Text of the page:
By Summer Seasons
Iâ€™ll never forget the first time I experienced bullying in school. The kids always used to make fun of me because I was interested in fashion and they thought I talked like a girl. Theyâ€™d go out of their way to follow me down the halls, trying to instill fear in me, and even physically pushing me into lockers or trash cans so that Iâ€™d trip or fall over. As a young boy I couldnâ€™t really understand why anyone would do this. I was hated by these kids for no reason other than that I was different. I remember waiting until I got home to cry my eyes out because I didnâ€™t want to give them the satisfaction of knowing that theyâ€™d hurt me. Needless to say my life was miserable at that time.
I started doing drag to learn how to find the confidence inside myself that I couldnâ€™t find with my peers at school. What it ended up giving me was much more â€” it allowed me to live in a fantasy that I never could have imagined. I could literally be any person I wanted, and I finally felt like I could be free! However, being a drag queen came with its own unique set of challenges.
I turned around with my purse in hand and aimed for the face.
A year or so into doing drag I was walking down Stark Street. I was on my way to a friendâ€™s house in a skimpy army outfit. I remember feeling really beautiful. I had â€œborrowedâ€ (taken without asking) my dadâ€™s army issued ammunition box to use as my purse, and I loved my outfit. As walked I noticed the shadow of a long object behind me, and I immediately knew it was a baseball bat. I panicked and couldnâ€™t decide what I was going to do. Everything inside me told me to run, but I was wearing very tall heels, so how could I outrun them? I could do what I always did, which was to just sit there and take whatever they were about to dish out to me, or I could stand and fight. I decided to fight; I was tired of being bullied, of not standing up for myself and allowing myself to be run over. I turned around with my purse in hand and aimed for the face. I connected with his face super hard and blood started pouring from his nose immediately. He began screaming in pain and dropped the bat. I kicked it away, and then turned around and ran at a full sprint to safety.
I remember sitting at my friendâ€™s house bawling my eyes out because Iâ€™ve always been anti-violence, but something inside me finally felt alive. I now knew that I could take care of myself, and I wasnâ€™t going to be afraid and let others dictate my actions. I walked tall and proud in the halls the next day. I wasnâ€™t going to stand by and let the kids bully me anymore. That very same day the kids cornered me in the hallway, and this time I started screaming at them. I told them that I wasnâ€™t going to take their bullying anymore and that I was ready to stand and defend myself.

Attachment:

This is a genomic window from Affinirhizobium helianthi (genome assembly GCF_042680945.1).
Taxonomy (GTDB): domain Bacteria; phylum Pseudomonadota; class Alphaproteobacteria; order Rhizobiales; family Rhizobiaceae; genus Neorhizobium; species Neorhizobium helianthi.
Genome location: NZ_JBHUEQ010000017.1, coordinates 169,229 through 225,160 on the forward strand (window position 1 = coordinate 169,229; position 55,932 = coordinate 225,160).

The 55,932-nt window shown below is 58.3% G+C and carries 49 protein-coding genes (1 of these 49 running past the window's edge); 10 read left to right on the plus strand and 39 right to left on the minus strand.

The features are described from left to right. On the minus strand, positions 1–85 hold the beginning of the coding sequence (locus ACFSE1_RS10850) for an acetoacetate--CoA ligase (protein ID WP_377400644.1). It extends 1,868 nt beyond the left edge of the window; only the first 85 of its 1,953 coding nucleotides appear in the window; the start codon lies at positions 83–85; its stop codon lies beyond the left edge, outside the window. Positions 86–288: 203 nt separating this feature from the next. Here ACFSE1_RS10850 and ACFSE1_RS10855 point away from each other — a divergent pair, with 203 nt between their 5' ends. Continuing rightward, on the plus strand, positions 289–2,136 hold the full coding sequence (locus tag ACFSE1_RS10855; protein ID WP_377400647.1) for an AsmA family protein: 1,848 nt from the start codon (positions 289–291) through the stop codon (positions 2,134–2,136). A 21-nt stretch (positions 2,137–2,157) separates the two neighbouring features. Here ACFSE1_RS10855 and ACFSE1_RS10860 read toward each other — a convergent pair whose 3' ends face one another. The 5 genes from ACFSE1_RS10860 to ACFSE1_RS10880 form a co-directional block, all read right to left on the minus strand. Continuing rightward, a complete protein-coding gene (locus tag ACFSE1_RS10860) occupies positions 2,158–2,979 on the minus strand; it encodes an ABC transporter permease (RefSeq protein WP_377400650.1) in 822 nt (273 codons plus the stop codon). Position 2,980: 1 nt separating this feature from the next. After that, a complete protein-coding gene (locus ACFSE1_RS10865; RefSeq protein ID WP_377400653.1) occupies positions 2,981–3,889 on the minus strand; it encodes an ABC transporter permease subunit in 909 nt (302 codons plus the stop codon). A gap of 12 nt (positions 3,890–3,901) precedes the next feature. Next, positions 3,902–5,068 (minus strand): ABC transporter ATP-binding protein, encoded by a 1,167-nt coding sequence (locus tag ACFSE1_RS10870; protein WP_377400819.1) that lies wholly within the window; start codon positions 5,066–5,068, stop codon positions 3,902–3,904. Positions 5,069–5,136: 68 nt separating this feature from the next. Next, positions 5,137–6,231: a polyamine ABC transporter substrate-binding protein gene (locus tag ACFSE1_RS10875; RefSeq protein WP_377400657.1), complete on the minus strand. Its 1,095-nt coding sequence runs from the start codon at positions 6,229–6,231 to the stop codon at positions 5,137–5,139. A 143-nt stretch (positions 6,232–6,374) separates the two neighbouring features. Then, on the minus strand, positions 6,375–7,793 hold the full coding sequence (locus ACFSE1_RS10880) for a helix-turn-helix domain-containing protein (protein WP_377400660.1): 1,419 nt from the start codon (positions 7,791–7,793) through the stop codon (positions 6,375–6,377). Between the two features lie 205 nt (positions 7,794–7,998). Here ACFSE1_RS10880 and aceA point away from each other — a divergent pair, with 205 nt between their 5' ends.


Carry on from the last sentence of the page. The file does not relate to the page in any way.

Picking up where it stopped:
The next year, I was riding the bus and these guys started yelling obscenities at me, and no matter what I told the bus driver they kept allowing it to happen. Something told me that I was going to have to defend myself, so I reached inside my bag and grabbed my tweezers and stuck them in between my fingers. I got off the bus a stop early just to be sure I could remain safe, as there were three of them and one of me, but sure enough they followed me by getting out at the next stop and heading my way. This was before cell phones, so I had only one choice and that was to stand my ground. They started walking towards me saying ugly, vile things, but I was prepared to stand my ground. The first person came up to me and immediately started swinging, and I swung back. I hit him in the face with the tweezers hand. The next one came up behind me and I swung at him in the same manner, connecting with his arm. The third one jumped on my back and I bent over at the waist, making him fall off me. I swung right at his face as he hit the ground. Then I ran until I couldnâ€™t run anymore.
What I learned about myself in those few short years was that I no longer had to hide in the shadows. I was a strong enough person that I could now fight for myself. I was no longer afraid of anyone who might harm me, because I could take care of myself. I learned that you have to be aware of your surroundings and that there is no wrong way to react in that kind of situation. Sometimes I was going to stand and fight and sometimes I would run, but no matter what happens I am a strong individual. I donâ€™t have to be afraid of what might happen. In light of what is currently happening with the presidential administration it is important for all of us to remember that we can fight. We donâ€™t have to sit on the sidelines and take the punches like they want us to. We can stay strong, be diligent and remember that all of us are in this together. I am here to fight with you, and while I donâ€™t encourage violence, you must do what it takes to make sure that you are safe, because we have a long road ahead of us.